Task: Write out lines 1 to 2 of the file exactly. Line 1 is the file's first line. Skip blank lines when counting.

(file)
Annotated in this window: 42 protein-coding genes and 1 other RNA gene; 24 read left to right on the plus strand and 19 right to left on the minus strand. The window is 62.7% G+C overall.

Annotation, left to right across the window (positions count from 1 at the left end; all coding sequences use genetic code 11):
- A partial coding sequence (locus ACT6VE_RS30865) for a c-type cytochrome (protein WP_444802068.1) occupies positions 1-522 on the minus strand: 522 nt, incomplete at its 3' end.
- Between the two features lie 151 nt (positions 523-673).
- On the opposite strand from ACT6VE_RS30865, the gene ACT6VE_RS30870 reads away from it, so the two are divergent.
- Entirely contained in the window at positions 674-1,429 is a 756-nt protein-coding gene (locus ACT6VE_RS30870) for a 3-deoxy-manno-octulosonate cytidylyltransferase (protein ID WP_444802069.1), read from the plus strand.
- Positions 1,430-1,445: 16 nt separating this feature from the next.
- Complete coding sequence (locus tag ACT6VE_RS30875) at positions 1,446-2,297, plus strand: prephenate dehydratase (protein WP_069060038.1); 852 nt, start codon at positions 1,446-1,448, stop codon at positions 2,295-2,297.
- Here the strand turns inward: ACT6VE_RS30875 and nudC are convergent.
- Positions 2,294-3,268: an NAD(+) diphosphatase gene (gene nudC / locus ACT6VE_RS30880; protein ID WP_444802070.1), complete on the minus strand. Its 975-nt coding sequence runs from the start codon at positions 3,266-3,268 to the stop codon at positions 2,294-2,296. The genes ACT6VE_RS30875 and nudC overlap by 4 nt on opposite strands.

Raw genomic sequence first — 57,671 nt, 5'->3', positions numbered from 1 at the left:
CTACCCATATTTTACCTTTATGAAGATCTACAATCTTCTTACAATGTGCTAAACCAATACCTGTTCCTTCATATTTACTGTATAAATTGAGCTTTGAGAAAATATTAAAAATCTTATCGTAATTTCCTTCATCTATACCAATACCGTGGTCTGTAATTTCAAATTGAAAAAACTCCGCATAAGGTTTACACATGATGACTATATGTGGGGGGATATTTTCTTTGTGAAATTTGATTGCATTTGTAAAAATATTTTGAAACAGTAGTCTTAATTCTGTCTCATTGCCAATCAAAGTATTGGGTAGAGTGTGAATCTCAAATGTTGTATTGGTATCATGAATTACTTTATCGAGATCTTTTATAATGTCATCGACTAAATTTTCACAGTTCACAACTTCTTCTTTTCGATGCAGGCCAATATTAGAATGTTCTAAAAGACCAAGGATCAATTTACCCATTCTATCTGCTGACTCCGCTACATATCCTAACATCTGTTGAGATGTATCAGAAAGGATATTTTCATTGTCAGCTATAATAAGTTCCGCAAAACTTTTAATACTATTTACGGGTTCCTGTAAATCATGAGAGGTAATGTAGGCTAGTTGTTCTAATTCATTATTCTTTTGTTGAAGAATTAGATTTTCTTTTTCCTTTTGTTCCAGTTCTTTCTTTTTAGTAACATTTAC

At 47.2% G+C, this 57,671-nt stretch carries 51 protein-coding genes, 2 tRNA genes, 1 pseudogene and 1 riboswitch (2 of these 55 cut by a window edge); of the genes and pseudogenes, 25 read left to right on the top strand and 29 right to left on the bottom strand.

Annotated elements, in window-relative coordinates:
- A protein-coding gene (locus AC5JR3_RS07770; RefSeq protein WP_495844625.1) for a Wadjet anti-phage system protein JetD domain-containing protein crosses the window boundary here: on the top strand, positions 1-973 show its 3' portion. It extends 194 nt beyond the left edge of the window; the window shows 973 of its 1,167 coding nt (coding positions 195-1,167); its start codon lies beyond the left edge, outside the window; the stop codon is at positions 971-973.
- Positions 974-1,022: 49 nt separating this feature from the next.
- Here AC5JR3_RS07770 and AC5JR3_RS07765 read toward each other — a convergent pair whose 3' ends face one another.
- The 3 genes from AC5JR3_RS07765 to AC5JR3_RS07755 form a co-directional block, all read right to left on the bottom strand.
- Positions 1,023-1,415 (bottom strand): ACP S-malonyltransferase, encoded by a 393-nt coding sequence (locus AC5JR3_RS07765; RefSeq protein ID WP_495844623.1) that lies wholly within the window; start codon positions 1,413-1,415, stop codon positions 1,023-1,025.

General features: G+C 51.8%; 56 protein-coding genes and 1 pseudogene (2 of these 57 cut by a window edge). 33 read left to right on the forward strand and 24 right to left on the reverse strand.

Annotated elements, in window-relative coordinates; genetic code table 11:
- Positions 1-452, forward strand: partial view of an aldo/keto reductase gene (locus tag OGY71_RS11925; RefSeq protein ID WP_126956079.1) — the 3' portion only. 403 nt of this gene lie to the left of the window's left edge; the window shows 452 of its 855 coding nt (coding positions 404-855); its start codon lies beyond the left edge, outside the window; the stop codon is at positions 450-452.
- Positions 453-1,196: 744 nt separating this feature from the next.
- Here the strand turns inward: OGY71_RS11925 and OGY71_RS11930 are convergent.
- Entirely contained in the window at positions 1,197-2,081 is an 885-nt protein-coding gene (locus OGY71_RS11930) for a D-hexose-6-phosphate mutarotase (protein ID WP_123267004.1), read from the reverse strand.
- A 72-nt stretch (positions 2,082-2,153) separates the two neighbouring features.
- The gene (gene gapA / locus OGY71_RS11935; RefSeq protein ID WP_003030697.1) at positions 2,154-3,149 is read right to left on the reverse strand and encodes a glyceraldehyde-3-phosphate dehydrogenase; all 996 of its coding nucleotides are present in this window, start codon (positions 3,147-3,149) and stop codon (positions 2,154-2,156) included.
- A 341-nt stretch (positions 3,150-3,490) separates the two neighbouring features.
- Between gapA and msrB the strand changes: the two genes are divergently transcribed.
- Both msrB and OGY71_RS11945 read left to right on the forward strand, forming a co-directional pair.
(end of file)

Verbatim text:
Annotated in this window: 42 protein-coding genes and 1 other RNA gene; 24 read left to right on the plus strand and 19 right to left on the minus strand. The window is 62.7% G+C overall.

Annotation, left to right across the window (positions count from 1 at the left end; all coding sequences use genetic code 11):